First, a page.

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  1.    #1  
    This has nothing to do with my phone.... however i want to travel Europe and the most inexpensive is bag packing, i'm asking anyone and everyone here on Precentral if they have done it, any suggestions will be appreciated.
    How much will it cost?
    What to look for?
    Any suggestion on where i should visit (i'm thinking London, Paris, Madrid, Barcelona, Monaco, Rome, Venice, Amsterdam and back to London in order)
    Transportation?
    Hotel, motel, and hostel?
    Is 2 weeks enough time?
    Any books you suggest i should read or video i should watch?
    Any food you suggest i should stay away from or i should try?
    Health and safety?
    Hospitals and doctors?
    Culture differences i should be aware of?
    Whats the best time of the year? (i'm thinking April or May)
    Special events that's a must see? (i want to catch a F1 race also white sensation if possible)

    Is there anything i'm missing?

    How great is wifi connection? cause i want to upload pictures and check email rather than roam on my phone. If there is great wifi connection and i hook up a camera to my phone and use that to upload pictures and video on a cloud storage rather than taking a netbook, Palm Pad to do that?
    How good is CDMA network if i need to make emergency calls? or should i take a GSM phone?
  2. #2  
    haven't done europe in few years -- but...


    I'm a big fan of the Lonely Planet books -- most anyone you'll want to know will swear by them as well.

    There's probably digital versions available now -- but haven't checked. (bloody heavy otherwise, but valuable).

    Czechoslovakia -- Prague is one of the best places I've ever been.

    I take my bike with me pretty much where ever I go. Europe is especially civilized when it comes to bikes -- some trains have baggage cars which take checked bikes. (not every train has bike storage, usually not more than 1-2 trains per day, and they're not usually the express trains. If you're on a tight 2 week jaunt, the logistics of getting a bike between cities on your route are unlikely to be worth it to anyone but me.)

    I admittedly don't know the iPad well, but my inclination would be to take a cheap netbook over the iPad. (maybe with an extra battery).

    Weight and size are similar, the netbook is maybe more robust in a backpack, they're cheaper, and its much easier to type on a netbook ...

    Internet cafes are readily available -- but I prefer having my own device. (again haven't been to Europe recently -- Asia and S America the last few years. In those places having my own netbook gave my many more options than trying to persuade some cafe clerk to allow me to hook something to their PCs.).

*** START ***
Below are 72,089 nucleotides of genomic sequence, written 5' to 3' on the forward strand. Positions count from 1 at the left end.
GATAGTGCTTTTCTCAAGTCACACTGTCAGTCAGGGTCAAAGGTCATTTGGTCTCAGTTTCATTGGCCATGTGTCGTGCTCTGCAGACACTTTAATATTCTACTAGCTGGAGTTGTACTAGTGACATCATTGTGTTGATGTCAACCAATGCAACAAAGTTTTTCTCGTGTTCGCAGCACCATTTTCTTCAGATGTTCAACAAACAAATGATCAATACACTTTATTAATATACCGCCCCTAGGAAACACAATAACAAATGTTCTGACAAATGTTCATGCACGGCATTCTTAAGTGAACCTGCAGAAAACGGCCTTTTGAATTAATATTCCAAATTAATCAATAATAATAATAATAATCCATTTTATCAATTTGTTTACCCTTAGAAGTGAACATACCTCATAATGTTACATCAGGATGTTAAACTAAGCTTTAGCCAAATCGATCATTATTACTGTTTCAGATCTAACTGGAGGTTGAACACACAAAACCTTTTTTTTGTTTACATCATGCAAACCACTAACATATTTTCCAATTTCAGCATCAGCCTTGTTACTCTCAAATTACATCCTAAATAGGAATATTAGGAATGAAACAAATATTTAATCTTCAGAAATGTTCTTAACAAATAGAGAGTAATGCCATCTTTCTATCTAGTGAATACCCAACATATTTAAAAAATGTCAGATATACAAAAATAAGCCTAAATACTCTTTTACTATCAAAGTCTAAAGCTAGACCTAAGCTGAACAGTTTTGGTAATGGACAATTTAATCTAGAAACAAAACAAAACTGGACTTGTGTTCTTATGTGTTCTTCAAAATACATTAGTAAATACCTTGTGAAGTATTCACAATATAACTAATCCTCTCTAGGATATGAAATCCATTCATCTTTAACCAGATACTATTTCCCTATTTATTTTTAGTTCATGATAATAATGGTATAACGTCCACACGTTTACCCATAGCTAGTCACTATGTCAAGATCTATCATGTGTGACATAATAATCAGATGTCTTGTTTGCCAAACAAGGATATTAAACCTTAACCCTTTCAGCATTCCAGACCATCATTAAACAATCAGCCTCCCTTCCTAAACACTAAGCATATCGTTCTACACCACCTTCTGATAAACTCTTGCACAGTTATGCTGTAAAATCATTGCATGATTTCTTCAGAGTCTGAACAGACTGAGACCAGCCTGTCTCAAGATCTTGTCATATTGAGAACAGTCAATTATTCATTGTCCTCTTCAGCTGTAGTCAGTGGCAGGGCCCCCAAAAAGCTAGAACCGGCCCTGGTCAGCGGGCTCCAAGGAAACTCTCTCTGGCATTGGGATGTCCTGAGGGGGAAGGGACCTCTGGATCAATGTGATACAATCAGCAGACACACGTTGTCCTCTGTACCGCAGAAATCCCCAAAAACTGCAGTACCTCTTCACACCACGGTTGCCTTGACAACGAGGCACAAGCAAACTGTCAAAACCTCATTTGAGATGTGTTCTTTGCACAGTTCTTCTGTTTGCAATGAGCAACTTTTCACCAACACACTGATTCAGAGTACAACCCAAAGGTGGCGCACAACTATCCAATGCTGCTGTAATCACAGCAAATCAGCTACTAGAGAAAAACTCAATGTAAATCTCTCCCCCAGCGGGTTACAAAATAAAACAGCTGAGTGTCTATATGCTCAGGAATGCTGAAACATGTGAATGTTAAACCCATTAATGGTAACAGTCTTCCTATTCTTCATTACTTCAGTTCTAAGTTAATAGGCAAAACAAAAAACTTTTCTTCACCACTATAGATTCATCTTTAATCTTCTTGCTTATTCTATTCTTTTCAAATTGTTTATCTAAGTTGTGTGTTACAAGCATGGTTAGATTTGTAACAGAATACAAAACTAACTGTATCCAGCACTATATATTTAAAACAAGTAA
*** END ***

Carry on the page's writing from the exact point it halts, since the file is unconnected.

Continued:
There is no such thing as CDMA there. None. If you bring a GSM, check that it uses European bands before you go.
    755P Sprint SERO (upgraded from unlocked GSM 650 on T-Mobile)
  3. #3  
    Is there anything i'm missing?
    Germany - Hamburg is good.
    Edinburgh(Scotland).

    Don't stay too long in Venice - worth seeing the Grand Canal, but not really that much to do otherwise.
    Barcelona is great, but watch for pick pockets (Place Real especially)
    Amsterdam has loads to do and see.
    London - Try and time it to see some event - such as the Boat Race.

    F1 tickets are pricey - Monaco is the one to see(and prob the most expensive by far).

    Transport - The no frills airlines are probably cheapest - Look at Ryan Air, EasyJet, BMI baby. They often take you to a second rate airport miles out of town, but there will be a cheap coach to take you to the city.

    There is no CDMA at all in Europe. Just GSM/UMTS.

    Free WiFi is availiable in most McDonalds, various coffee shops etc. It's not nearly as universal as it is in the USA, dont know how that compares to Canada.

    No real cultural differences you need to be aware of.
  4. #4  
    Quote Originally Posted by vic_singh View Post
    How much will it cost?
    Varies a lot.
    Venice (at least the touristy areas) and London are expensive.
    When you shop get away from the touristy streets and prices will go down a lot (but I guess that's universally true :-) ).

    The cheap airlnes were already mentioned above.
    Trains in Europe are great - but often not cheap.
    There's whole websites dedicated to ad hoc car sharing - but outside UK they won't be in english.

    Quote Originally Posted by vic_singh View Post
    What to look for?
    Any suggestion on where i should visit (i'm thinking London, Paris, Madrid, Barcelona, Monaco, Rome, Venice, Amsterdam and back to London in order)
    In summer Hamburg is very nice (late June to August - this year sucked though). Lake in the middle, great harbour, crisscrossed with canals (more bridges and canals than Venice or Amsterdam - bridges are nicer in Venice of course). Trees everywhere. If you ever get to Hamburg rent a canoe and paddle on the canals (during summer).

    Berlin can be a blast.

    Glasgow is very nice too.
    There's wine country in southern germany and all over france.

    Quote Originally Posted by vic_singh View Post
    Transportation?
    Trains get you everywhere.
    Bikes can be easily rented and are used a lot.

    Quote Originally Posted by vic_singh View Post
    Hotel, motel, and hostel?
    Motels are not nearly as widespread as in the US.
    Hostels and Hotels are everywhere, quality varies a lot.

    Quote Originally Posted by vic_singh View Post
    Is 2 weeks enough time?
    Of course not.
    8 wonderful cities and you budget a day and some change per city.
    Spend 2 weeks in any of those and you have will have scratched the surface.

    Quote Originally Posted by vic_singh View Post